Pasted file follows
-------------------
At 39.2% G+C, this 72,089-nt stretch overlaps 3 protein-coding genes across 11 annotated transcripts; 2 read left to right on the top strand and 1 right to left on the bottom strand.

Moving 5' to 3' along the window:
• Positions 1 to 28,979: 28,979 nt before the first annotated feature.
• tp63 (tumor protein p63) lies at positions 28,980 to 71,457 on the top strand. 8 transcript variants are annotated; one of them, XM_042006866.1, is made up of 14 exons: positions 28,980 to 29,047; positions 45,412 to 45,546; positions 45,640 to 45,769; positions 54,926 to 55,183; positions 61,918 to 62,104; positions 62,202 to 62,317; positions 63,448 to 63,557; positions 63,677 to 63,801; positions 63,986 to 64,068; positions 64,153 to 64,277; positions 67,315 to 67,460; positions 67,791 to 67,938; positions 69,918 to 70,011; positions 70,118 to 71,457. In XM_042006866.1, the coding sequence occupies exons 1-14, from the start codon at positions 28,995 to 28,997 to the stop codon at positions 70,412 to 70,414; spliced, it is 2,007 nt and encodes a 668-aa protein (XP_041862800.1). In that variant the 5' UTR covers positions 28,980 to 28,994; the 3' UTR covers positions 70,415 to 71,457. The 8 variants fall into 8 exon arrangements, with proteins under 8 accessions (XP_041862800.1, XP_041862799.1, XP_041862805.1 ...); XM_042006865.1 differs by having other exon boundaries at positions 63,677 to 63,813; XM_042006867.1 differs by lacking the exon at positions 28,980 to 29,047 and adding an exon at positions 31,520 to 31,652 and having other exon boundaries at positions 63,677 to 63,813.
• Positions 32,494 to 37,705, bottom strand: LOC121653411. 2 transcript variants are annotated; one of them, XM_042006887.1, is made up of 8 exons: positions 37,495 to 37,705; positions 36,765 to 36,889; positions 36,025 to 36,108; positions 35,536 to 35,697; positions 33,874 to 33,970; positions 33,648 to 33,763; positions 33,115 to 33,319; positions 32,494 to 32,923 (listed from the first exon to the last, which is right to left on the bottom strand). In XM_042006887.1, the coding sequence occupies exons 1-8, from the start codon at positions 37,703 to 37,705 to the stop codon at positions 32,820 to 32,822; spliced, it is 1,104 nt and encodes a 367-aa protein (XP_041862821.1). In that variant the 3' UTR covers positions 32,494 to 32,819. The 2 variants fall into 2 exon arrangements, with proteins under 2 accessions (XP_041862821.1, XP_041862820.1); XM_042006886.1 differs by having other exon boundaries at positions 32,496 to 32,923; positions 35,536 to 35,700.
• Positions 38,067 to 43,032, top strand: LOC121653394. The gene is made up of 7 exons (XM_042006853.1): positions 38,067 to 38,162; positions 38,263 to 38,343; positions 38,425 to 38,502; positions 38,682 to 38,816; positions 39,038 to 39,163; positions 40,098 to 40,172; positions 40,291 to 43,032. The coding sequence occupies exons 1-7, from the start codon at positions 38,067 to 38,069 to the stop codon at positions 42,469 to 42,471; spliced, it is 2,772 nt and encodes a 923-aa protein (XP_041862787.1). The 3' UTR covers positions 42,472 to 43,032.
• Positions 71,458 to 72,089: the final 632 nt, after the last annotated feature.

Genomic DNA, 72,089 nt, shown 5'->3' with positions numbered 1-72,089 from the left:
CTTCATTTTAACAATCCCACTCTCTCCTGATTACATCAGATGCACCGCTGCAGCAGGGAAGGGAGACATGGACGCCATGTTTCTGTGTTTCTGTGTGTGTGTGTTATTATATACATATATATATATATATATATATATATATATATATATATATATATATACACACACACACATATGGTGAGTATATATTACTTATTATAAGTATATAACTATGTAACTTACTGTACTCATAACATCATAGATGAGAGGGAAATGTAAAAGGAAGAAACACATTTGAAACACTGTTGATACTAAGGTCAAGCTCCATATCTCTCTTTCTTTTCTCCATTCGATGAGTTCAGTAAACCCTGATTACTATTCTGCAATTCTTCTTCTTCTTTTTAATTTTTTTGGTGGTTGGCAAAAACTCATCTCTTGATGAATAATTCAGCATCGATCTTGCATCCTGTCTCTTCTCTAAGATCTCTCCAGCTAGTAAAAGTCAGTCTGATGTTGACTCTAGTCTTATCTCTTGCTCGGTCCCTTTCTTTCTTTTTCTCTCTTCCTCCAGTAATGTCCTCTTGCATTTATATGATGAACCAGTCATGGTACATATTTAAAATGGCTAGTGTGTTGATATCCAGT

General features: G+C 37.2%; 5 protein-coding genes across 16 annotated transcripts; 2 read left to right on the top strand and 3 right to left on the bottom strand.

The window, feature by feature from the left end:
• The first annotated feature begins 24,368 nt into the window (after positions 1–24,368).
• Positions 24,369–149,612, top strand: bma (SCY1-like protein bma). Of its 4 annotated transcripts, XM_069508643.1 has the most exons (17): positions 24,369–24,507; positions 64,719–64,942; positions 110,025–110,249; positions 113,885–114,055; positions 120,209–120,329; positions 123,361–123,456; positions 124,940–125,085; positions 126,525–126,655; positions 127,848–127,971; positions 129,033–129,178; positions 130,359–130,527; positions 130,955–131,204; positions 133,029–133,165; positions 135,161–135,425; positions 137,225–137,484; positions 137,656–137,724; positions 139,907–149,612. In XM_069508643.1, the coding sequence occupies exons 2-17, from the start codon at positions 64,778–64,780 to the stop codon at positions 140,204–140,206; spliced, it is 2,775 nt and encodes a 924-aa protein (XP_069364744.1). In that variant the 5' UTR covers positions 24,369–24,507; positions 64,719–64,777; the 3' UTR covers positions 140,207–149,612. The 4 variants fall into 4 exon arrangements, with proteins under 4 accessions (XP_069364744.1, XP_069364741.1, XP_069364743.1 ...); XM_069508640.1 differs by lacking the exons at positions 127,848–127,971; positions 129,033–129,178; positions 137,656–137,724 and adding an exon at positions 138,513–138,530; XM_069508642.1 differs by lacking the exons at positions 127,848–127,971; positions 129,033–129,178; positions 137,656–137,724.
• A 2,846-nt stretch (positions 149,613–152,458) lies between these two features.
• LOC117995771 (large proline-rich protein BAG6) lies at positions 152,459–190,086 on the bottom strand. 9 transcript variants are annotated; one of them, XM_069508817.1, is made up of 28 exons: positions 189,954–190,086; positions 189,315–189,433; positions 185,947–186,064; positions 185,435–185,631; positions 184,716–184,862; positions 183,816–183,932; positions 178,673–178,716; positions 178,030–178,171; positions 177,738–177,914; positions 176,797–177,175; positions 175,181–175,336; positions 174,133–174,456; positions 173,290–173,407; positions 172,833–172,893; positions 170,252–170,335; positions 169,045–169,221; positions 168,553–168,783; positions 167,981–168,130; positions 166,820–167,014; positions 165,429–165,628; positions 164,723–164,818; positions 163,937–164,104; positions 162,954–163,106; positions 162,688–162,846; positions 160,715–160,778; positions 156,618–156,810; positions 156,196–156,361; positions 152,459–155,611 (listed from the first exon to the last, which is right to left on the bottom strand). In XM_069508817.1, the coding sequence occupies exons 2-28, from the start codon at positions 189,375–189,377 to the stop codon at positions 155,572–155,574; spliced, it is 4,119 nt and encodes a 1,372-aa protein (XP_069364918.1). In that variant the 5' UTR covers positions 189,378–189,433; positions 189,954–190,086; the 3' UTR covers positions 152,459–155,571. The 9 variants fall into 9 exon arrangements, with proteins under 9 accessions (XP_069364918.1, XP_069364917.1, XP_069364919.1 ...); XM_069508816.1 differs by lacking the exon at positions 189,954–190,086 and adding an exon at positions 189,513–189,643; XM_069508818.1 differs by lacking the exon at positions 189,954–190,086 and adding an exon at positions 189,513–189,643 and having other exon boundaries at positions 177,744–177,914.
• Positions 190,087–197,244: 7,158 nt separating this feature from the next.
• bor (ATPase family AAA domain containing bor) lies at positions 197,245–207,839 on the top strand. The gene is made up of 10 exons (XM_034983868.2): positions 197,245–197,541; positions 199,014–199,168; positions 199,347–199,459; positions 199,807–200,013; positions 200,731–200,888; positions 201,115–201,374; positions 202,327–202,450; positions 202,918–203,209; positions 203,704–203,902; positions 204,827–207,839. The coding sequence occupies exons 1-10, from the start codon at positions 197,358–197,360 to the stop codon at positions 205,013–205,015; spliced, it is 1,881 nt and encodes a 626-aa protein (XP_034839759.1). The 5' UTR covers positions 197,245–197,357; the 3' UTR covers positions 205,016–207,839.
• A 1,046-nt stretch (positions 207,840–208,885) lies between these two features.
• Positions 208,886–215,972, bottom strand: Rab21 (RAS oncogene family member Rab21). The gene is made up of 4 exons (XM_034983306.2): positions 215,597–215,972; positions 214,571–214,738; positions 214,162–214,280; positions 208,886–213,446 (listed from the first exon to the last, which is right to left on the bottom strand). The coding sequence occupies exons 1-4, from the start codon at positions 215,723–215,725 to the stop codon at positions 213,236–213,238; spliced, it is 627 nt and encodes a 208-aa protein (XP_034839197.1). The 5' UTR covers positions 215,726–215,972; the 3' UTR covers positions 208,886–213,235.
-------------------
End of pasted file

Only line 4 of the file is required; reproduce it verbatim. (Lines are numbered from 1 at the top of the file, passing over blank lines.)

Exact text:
• tp63 (tumor protein p63) lies at positions 28,980 to 71,457 on the top strand. 8 transcript variants are annotated; one of them, XM_042006866.1, is made up of 14 exons: positions 28,980 to 29,047; positions 45,412 to 45,546; positions 45,640 to 45,769; positions 54,926 to 55,183; positions 61,918 to 62,104; positions 62,202 to 62,317; positions 63,448 to 63,557; positions 63,677 to 63,801; positions 63,986 to 64,068; positions 64,153 to 64,277; positions 67,315 to 67,460; positions 67,791 to 67,938; positions 69,918 to 70,011; positions 70,118 to 71,457. In XM_042006866.1, the coding sequence occupies exons 1-14, from the start codon at positions 28,995 to 28,997 to the stop codon at positions 70,412 to 70,414; spliced, it is 2,007 nt and encodes a 668-aa protein (XP_041862800.1). In that variant the 5' UTR covers positions 28,980 to 28,994; the 3' UTR covers positions 70,415 to 71,457. The 8 variants fall into 8 exon arrangements, with proteins under 8 accessions (XP_041862800.1, XP_041862799.1, XP_041862805.1 ...); XM_042006865.1 differs by having other exon boundaries at positions 63,677 to 63,813; XM_042006867.1 differs by lacking the exon at positions 28,980 to 29,047 and adding an exon at positions 31,520 to 31,652 and having other exon boundaries at positions 63,677 to 63,813.